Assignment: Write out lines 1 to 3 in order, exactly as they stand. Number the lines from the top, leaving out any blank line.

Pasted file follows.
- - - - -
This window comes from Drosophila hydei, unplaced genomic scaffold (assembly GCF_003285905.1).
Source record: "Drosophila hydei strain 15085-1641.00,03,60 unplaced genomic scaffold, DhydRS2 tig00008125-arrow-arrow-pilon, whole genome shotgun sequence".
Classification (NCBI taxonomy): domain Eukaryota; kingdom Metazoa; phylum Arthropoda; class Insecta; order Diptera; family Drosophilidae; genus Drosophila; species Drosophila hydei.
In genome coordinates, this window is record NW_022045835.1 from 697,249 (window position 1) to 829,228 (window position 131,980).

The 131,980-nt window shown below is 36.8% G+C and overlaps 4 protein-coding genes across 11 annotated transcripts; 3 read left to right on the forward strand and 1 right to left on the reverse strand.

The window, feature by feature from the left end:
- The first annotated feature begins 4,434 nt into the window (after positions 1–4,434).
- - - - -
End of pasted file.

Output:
This window comes from Drosophila hydei, unplaced genomic scaffold (assembly GCF_003285905.1).
Source record: "Drosophila hydei strain 15085-1641.00,03,60 unplaced genomic scaffold, DhydRS2 tig00008125-arrow-arrow-pilon, whole genome shotgun sequence".
Classification (NCBI taxonomy): domain Eukaryota; kingdom Metazoa; phylum Arthropoda; class Insecta; order Diptera; family Drosophilidae; genus Drosophila; species Drosophila hydei.